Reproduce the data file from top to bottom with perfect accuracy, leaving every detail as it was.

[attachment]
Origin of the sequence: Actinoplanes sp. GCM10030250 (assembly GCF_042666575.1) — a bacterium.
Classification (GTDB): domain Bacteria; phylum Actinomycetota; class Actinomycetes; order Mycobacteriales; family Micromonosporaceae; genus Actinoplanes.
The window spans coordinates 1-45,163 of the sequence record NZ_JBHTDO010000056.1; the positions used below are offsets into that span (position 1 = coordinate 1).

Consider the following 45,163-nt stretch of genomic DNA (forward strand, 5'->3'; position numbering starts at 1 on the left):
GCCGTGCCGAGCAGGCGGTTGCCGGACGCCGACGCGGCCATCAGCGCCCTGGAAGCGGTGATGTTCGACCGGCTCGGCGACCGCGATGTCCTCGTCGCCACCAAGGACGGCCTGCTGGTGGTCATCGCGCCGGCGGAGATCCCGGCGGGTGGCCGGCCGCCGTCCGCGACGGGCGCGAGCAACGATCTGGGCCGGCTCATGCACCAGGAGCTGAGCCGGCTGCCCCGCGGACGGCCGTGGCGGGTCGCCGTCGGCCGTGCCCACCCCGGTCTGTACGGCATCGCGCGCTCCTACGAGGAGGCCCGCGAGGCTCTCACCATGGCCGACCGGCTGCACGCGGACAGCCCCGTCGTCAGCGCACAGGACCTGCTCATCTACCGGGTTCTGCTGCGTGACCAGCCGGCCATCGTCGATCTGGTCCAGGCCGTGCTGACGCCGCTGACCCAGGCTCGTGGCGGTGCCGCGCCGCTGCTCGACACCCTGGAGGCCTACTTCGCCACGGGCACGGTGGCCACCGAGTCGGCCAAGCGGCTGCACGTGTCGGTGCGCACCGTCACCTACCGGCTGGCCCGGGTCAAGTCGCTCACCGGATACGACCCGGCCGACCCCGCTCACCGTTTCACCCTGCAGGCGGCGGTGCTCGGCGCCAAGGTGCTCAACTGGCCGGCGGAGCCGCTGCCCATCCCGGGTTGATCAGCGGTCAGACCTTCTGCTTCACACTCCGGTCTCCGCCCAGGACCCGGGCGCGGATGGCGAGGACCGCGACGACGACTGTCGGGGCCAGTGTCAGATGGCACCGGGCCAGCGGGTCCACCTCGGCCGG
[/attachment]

Origin of the sequence: Actinoplanes sp. GCM10030250 (assembly GCF_042666575.1) — a bacterium.
Classification (GTDB): domain Bacteria; phylum Actinomycetota; class Actinomycetes; order Mycobacteriales; family Micromonosporaceae; genus Actinoplanes.
The window spans coordinates 1-45,163 of the sequence record NZ_JBHTDO010000056.1; the positions used below are offsets into that span (position 1 = coordinate 1).

Consider the following 45,163-nt stretch of genomic DNA (forward strand, 5'->3'; position numbering starts at 1 on the left):
GCCGTGCCGAGCAGGCGGTTGCCGGACGCCGACGCGGCCATCAGCGCCCTGGAAGCGGTGATGTTCGACCGGCTCGGCGACCGCGATGTCCTCGTCGCCACCAAGGACGGCCTGCTGGTGGTCATCGCGCCGGCGGAGATCCCGGCGGGTGGCCGGCCGCCGTCCGCGACGGGCGCGAGCAACGATCTGGGCCGGCTCATGCACCAGGAGCTGAGCCGGCTGCCCCGCGGACGGCCGTGGCGGGTCGCCGTCGGCCGTGCCCACCCCGGTCTGTACGGCATCGCGCGCTCCTACGAGGAGGCCCGCGAGGCTCTCACCATGGCCGACCGGCTGCACGCGGACAGCCCCGTCGTCAGCGCACAGGACCTGCTCATCTACCGGGTTCTGCTGCGTGACCAGCCGGCCATCGTCGATCTGGTCCAGGCCGTGCTGACGCCGCTGACCCAGGCTCGTGGCGGTGCCGCGCCGCTGCTCGACACCCTGGAGGCCTACTTCGCCACGGGCACGGTGGCCACCGAGTCGGCCAAGCGGCTGCACGTGTCGGTGCGCACCGTCACCTACCGGCTGGCCCGGGTCAAGTCGCTCACCGGATACGACCCGGCCGACCCCGCTCACCGTTTCACCCTGCAGGCGGCGGTGCTCGGCGCCAAGGTGCTCAACTGGCCGGCGGAGCCGCTGCCCATCCCGGGTTGATCAGCGGTCAGACCTTCTGCTTCACACTCCGGTCTCCGCCCAGGACCCGGGCGCGGATGGCGAGGACCGCGACGACGACTGTCGGGGCCAGTGTCAGATGGCACCGGGCCAGCGGGTCCACCTCGGCCGG